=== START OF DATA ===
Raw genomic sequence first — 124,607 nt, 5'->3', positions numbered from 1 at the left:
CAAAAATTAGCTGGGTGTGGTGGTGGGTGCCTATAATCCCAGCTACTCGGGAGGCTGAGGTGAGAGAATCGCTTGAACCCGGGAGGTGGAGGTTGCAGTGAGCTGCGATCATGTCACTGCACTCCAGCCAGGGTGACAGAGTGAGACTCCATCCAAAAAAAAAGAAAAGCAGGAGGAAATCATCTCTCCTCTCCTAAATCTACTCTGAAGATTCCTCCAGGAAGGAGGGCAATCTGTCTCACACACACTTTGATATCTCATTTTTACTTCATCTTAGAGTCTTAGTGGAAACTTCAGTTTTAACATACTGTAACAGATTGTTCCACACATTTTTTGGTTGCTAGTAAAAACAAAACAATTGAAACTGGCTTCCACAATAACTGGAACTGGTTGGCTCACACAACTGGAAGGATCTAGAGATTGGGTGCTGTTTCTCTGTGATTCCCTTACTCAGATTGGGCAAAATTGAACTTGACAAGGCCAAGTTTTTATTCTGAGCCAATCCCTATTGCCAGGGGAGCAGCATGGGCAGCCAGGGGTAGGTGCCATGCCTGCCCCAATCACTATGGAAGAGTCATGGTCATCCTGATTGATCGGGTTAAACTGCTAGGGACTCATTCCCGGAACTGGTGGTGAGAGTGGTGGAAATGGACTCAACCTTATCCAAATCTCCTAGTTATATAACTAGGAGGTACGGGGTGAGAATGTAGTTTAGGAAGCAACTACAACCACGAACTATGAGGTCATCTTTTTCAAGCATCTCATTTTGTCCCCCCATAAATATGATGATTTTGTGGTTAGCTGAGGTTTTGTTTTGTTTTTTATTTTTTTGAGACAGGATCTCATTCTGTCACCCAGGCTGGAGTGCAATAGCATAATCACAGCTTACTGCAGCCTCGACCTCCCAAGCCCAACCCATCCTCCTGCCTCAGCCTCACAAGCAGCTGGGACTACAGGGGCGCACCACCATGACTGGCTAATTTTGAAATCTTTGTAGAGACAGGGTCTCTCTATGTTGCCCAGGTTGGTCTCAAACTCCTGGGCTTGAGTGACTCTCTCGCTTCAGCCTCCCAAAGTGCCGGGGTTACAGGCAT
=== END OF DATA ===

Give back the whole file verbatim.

Raw genomic sequence first — 124,607 nt, 5'->3', positions numbered from 1 at the left:
CAAAAATTAGCTGGGTGTGGTGGTGGGTGCCTATAATCCCAGCTACTCGGGAGGCTGAGGTGAGAGAATCGCTTGAACCCGGGAGGTGGAGGTTGCAGTGAGCTGCGATCATGTCACTGCACTCCAGCCAGGGTGACAGAGTGAGACTCCATCCAAAAAAAAAGAAAAGCAGGAGGAAATCATCTCTCCTCTCCTAAATCTACTCTGAAGATTCCTCCAGGAAGGAGGGCAATCTGTCTCACACACACTTTGATATCTCATTTTTACTTCATCTTAGAGTCTTAGTGGAAACTTCAGTTTTAACATACTGTAACAGATTGTTCCACACATTTTTTGGTTGCTAGTAAAAACAAAACAATTGAAACTGGCTTCCACAATAACTGGAACTGGTTGGCTCACACAACTGGAAGGATCTAGAGATTGGGTGCTGTTTCTCTGTGATTCCCTTACTCAGATTGGGCAAAATTGAACTTGACAAGGCCAAGTTTTTATTCTGAGCCAATCCCTATTGCCAGGGGAGCAGCATGGGCAGCCAGGGGTAGGTGCCATGCCTGCCCCAATCACTATGGAAGAGTCATGGTCATCCTGATTGATCGGGTTAAACTGCTAGGGACTCATTCCCGGAACTGGTGGTGAGAGTGGTGGAAATGGACTCAACCTTATCCAAATCTCCTAGTTATATAACTAGGAGGTACGGGGTGAGAATGTAGTTTAGGAAGCAACTACAACCACGAACTATGAGGTCATCTTTTTCAAGCATCTCATTTTGTCCCCCCATAAATATGATGATTTTGTGGTTAGCTGAGGTTTTGTTTTGTTTTTTATTTTTTTGAGACAGGATCTCATTCTGTCACCCAGGCTGGAGTGCAATAGCATAATCACAGCTTACTGCAGCCTCGACCTCCCAAGCCCAACCCATCCTCCTGCCTCAGCCTCACAAGCAGCTGGGACTACAGGGGCGCACCACCATGACTGGCTAATTTTGAAATCTTTGTAGAGACAGGGTCTCTCTATGTTGCCCAGGTTGGTCTCAAACTCCTGGGCTTGAGTGACTCTCTCGCTTCAGCCTCCCAAAGTGCCGGGGTTACAGGCAT